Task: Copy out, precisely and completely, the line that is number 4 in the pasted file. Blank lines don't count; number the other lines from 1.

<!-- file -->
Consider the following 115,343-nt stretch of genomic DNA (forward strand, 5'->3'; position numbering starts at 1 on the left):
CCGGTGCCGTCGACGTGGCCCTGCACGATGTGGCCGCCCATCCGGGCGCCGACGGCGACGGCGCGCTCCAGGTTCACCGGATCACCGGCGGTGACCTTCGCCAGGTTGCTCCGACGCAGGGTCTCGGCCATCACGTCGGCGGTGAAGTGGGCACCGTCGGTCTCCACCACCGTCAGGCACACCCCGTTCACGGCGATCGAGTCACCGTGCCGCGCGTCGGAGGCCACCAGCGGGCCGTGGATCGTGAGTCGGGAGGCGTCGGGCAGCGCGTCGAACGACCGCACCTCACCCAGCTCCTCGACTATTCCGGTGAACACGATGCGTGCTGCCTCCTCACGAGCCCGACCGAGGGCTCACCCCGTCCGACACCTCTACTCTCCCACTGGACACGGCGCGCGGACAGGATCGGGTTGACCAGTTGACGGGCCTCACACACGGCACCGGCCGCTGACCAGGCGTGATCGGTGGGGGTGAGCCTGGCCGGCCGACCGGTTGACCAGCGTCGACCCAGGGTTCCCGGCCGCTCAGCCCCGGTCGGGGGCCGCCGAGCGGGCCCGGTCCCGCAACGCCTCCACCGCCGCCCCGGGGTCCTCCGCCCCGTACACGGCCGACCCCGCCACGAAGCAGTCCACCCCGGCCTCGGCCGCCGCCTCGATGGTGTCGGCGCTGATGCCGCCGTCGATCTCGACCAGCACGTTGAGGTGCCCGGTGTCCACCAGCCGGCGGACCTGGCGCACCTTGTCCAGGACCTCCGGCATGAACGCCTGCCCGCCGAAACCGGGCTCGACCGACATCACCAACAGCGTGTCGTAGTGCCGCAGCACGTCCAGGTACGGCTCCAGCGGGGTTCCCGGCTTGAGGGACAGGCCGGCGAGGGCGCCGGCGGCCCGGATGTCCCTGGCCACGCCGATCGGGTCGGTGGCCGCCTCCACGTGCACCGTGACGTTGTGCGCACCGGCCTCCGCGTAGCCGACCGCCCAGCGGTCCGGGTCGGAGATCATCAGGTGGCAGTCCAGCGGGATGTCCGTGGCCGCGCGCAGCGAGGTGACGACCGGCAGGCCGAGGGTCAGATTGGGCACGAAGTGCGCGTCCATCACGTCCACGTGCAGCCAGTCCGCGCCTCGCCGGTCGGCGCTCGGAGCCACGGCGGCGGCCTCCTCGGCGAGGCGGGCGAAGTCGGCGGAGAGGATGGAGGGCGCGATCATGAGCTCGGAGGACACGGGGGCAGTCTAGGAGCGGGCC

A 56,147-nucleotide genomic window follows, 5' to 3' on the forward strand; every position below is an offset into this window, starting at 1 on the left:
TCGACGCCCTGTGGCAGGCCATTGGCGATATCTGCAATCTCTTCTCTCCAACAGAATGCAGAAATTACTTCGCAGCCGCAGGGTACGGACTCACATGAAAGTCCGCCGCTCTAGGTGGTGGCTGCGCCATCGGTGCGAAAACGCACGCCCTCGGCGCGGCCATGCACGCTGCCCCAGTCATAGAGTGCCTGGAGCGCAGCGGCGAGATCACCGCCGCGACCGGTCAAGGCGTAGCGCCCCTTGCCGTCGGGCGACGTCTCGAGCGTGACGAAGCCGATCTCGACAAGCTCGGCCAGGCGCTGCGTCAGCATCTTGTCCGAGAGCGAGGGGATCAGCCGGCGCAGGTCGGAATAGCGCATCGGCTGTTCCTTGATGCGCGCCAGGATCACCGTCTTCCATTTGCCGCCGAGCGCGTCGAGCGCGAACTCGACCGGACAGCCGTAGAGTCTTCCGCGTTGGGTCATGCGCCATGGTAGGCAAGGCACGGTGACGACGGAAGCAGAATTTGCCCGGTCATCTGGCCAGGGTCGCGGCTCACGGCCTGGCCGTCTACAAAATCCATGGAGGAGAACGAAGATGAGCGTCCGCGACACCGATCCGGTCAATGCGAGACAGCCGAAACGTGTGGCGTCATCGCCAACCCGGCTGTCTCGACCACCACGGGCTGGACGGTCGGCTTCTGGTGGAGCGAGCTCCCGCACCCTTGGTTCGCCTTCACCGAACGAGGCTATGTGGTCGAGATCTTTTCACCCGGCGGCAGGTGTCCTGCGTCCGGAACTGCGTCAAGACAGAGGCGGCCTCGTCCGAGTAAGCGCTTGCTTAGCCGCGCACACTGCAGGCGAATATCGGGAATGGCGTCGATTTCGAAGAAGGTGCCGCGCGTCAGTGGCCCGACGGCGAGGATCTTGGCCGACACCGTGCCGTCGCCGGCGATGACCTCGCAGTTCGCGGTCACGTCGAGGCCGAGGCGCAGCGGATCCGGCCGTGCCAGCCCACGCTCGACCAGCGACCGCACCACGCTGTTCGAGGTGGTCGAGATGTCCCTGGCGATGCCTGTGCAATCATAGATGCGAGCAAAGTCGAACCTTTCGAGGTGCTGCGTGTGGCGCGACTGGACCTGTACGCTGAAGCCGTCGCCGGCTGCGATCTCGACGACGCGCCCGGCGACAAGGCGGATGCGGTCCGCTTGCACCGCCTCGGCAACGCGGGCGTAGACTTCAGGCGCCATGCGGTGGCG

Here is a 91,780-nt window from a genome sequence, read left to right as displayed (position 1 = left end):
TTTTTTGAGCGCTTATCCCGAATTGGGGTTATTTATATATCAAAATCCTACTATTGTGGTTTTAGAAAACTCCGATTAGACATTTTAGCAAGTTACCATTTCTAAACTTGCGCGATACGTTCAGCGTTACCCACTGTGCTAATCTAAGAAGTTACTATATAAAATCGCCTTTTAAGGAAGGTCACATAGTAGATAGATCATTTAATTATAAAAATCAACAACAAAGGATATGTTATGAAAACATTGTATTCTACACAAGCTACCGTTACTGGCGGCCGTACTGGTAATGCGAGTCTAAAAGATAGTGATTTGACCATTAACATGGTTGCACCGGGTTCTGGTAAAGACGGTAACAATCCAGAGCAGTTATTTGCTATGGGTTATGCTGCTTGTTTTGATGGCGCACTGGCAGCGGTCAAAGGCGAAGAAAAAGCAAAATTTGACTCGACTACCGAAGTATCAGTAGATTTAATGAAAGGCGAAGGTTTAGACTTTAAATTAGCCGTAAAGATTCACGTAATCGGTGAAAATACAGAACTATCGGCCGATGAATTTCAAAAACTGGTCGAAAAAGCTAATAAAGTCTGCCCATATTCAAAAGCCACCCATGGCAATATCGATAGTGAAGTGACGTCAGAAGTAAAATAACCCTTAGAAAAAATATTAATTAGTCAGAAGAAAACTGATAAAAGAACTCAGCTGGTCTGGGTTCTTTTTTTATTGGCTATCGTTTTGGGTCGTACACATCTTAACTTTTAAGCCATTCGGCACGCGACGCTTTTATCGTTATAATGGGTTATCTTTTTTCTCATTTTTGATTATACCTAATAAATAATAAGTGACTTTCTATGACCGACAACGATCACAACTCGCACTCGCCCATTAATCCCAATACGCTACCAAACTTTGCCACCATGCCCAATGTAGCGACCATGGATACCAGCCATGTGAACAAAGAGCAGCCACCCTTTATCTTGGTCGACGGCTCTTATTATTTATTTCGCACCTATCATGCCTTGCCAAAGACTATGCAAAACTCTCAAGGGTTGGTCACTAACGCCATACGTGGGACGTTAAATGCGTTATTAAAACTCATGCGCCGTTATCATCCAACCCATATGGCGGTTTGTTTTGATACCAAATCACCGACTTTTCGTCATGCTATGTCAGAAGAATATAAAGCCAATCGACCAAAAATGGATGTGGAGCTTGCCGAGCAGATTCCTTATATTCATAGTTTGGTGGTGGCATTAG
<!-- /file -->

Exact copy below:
TCGACGCCCTGTGGCAGGCCATTGGCGATATCTGCAATCTCTTCTCTCCAACAGAATGCAGAAATTACTTCGCAGCCGCAGGGTACGGACTCACATGAAAGTCCGCCGCTCTAGGTGGTGGCTGCGCCATCGGTGCGAAAACGCACGCCCTCGGCGCGGCCATGCACGCTGCCCCAGTCATAGAGTGCCTGGAGCGCAGCGGCGAGATCACCGCCGCGACCGGTCAAGGCGTAGCGCCCCTTGCCGTCGGGCGACGTCTCGAGCGTGACGAAGCCGATCTCGACAAGCTCGGCCAGGCGCTGCGTCAGCATCTTGTCCGAGAGCGAGGGGATCAGCCGGCGCAGGTCGGAATAGCGCATCGGCTGTTCCTTGATGCGCGCCAGGATCACCGTCTTCCATTTGCCGCCGAGCGCGTCGAGCGCGAACTCGACCGGACAGCCGTAGAGTCTTCCGCGTTGGGTCATGCGCCATGGTAGGCAAGGCACGGTGACGACGGAAGCAGAATTTGCCCGGTCATCTGGCCAGGGTCGCGGCTCACGGCCTGGCCGTCTACAAAATCCATGGAGGAGAACGAAGATGAGCGTCCGCGACACCGATCCGGTCAATGCGAGACAGCCGAAACGTGTGGCGTCATCGCCAACCCGGCTGTCTCGACCACCACGGGCTGGACGGTCGGCTTCTGGTGGAGCGAGCTCCCGCACCCTTGGTTCGCCTTCACCGAACGAGGCTATGTGGTCGAGATCTTTTCACCCGGCGGCAGGTGTCCTGCGTCCGGAACTGCGTCAAGACAGAGGCGGCCTCGTCCGAGTAAGCGCTTGCTTAGCCGCGCACACTGCAGGCGAATATCGGGAATGGCGTCGATTTCGAAGAAGGTGCCGCGCGTCAGTGGCCCGACGGCGAGGATCTTGGCCGACACCGTGCCGTCGCCGGCGATGACCTCGCAGTTCGCGGTCACGTCGAGGCCGAGGCGCAGCGGATCCGGCCGTGCCAGCCCACGCTCGACCAGCGACCGCACCACGCTGTTCGAGGTGGTCGAGATGTCCCTGGCGATGCCTGTGCAATCATAGATGCGAGCAAAGTCGAACCTTTCGAGGTGCTGCGTGTGGCGCGACTGGACCTGTACGCTGAAGCCGTCGCCGGCTGCGATCTCGACGACGCGCCCGGCGACAAGGCGGATGCGGTCCGCTTGCACCGCCTCGGCAACGCGGGCGTAGACTTCAGGCGCCATGCGGTGGCG